The shift in approach in DDLR 3 and DDLR 4 is dramatic. (As far as a diploma level course about designing learning resources might be considered dramatic, at least.) The assessments link far more closely to the units of competency and all save the first one are due at the end of the subject. They are far more formally structured – template based analysis of the target audience/learners, design documents, prototypes and finished learning resources, as well as a reflective journal.

It does concern me slightly that this subject has a markedly lower rate of assessment submission/completion that the two preceding ones. That said, this subject is often taken by teachers more interested in the content than in completing the units of competency and that may just have been the nature of this particular cohort.

This new assessment approach also seems far more manageable from a teaching/admin perspective than the previous ones, which required constant grading and checking.

My feeling is that this is a more sustainable approach but I will still look for ways to streamline the amount of work that is required to be submitted.

The next step was to map the various elements of competency to assessment items. The elements for both units of competency are written differently enough to need to be considered separately (unfortunately) but they both still broadly sit within the ADDIE (Analyse, Design, Develop, Implement, Evaluate) framework. ADDIE seems like a useful way to structure both the course and the assessments so I have mapped the elements to this. I have also highlighted particular elements that are more indicative of outputs that might be assessed. Working through the analysis process will be quite dry (and could potentially come across as slightly patronising) so finding an engaging approach to this will be important.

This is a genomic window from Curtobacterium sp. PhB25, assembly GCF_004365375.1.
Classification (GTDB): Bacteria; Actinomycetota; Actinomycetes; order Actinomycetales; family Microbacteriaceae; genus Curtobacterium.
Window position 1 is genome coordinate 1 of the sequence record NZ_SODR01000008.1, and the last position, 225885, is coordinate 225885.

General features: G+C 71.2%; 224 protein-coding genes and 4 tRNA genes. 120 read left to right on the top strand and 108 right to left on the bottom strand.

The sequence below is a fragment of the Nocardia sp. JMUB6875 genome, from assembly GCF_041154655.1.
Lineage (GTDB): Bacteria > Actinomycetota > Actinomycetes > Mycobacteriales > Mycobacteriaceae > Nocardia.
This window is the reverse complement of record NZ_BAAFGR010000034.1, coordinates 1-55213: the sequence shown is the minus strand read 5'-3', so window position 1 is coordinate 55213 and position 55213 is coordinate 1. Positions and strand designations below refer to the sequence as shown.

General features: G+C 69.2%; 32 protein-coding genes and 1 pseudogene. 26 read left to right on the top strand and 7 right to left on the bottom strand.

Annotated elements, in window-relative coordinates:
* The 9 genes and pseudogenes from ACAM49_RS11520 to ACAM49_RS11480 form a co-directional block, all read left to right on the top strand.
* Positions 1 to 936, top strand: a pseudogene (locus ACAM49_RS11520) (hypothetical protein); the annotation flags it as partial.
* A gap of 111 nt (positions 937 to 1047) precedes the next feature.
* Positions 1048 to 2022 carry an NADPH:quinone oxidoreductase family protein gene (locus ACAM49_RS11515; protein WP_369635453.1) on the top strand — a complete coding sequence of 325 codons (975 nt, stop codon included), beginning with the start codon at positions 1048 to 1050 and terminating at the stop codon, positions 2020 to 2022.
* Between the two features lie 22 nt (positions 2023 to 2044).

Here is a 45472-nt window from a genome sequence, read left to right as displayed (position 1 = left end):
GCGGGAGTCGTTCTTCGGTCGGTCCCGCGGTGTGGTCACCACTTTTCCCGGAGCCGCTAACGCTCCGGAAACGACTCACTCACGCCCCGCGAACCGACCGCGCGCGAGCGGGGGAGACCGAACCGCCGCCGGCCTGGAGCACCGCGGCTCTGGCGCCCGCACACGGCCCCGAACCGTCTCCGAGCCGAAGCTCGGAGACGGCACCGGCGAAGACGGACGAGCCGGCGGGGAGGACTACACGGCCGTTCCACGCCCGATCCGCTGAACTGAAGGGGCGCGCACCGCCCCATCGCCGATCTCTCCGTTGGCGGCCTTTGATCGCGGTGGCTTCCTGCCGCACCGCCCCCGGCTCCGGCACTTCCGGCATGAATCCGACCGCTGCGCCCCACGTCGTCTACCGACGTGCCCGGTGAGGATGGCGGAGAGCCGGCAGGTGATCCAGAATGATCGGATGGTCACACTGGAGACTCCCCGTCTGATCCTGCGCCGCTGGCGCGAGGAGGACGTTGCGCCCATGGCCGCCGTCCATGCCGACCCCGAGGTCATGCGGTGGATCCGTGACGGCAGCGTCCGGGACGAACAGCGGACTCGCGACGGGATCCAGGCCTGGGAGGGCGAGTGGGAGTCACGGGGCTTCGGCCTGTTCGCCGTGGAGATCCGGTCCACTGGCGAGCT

Photo of elements of competency mapped to ADDIE elements (I’m also quite keen to bring digital badges into this process somehow, though that’s a lower priority at the moment)

Finally, I had a few ideas come to me as I worked through this process today that I might just add without further comment.

DDLR / DDeLR ideas

Get the class to design and develop a (print based? ) checklist / questionnaire resource that might be used to address DDLR 1 and DDeLR 1 UoCs. Get someone else in the class to use it to complete their Analysis phase.

Can I provide a range of options for the forms the assessment/resource pieces might take?

Try to develop a comprehensive checklist that teachers can use on the resources that they produce to raise the quality overall of resources at CIT. (Again, this could be a student led tool – the benefit of this is that it makes them think much more about what a good resource requires – does this meet any UoCs??)

Convert the print based Analysis document into a web resource – book tool or checklist maybe? Also possibly fix the print based one first – from a deliberately badly designed faulty version. (Lets me cover some readability / usability concepts early)

How much of this subject is leading the learners by the hand? How much is about teaching them how to use eLearn tools?

Could one of the learning resources be about developing something that teaches people how to use a particular eLearn tool???

Need to identify what kinds of resources teachers can make. Good brainstorm activity in week 1.

Think about the difference between creating a learning resource and finding one and adding it to your course. (Still important but tied to the UoC?)

If I give teachers the option to use previously developed resources (authenticity issues??), they should still provide some kind of explanatory document AND/OR edit the resource and discuss what changes they made and why.

Need to consider the relative strengths and weaknesses of the various types of tools.

In-class feedback of learning resources to better support the evaluation and implementation based elements of competency.

One activity (possible assessment) could be for learners to gather information needed to do an analysis from a partner in the group. (and vice versa) Might lead to a more critical examination of what information is being sought. Learner might even provide suggestions for design/development?

Sample resources?